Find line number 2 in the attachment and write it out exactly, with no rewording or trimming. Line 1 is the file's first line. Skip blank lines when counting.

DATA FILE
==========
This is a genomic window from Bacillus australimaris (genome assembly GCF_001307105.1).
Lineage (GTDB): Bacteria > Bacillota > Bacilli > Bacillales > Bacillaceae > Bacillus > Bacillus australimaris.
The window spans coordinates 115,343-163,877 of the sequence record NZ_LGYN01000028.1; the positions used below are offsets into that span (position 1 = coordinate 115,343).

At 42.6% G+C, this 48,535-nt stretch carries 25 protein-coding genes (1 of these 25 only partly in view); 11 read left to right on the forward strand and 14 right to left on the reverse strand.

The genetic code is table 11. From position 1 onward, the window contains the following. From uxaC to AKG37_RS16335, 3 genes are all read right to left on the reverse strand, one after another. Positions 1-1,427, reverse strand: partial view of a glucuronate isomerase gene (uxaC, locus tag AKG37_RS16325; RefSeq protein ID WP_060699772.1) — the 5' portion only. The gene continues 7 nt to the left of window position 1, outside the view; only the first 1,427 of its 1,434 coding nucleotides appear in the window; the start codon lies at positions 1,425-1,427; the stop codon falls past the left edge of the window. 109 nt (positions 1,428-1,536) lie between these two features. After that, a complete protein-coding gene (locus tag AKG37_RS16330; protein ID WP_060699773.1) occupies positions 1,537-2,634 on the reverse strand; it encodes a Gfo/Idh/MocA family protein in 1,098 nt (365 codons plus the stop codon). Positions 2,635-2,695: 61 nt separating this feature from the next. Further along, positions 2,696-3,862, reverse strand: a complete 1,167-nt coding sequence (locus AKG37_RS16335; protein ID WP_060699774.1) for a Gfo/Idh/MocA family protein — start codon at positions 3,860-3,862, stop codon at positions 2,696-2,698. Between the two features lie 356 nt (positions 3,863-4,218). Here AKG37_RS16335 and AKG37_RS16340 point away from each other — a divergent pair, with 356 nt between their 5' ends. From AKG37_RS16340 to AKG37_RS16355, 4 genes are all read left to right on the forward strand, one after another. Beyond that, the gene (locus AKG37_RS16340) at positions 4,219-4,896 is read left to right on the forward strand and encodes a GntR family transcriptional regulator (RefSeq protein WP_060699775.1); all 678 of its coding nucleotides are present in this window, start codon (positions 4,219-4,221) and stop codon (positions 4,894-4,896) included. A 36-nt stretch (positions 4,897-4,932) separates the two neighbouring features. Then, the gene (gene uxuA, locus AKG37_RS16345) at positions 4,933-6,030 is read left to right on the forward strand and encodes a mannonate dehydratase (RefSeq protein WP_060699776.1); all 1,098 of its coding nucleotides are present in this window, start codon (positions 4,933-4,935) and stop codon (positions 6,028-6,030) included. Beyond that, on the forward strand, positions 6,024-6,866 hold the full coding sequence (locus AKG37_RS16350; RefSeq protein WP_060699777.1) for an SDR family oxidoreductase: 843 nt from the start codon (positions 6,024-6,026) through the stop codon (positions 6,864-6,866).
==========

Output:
Lineage (GTDB): Bacteria > Bacillota > Bacilli > Bacillales > Bacillaceae > Bacillus > Bacillus australimaris.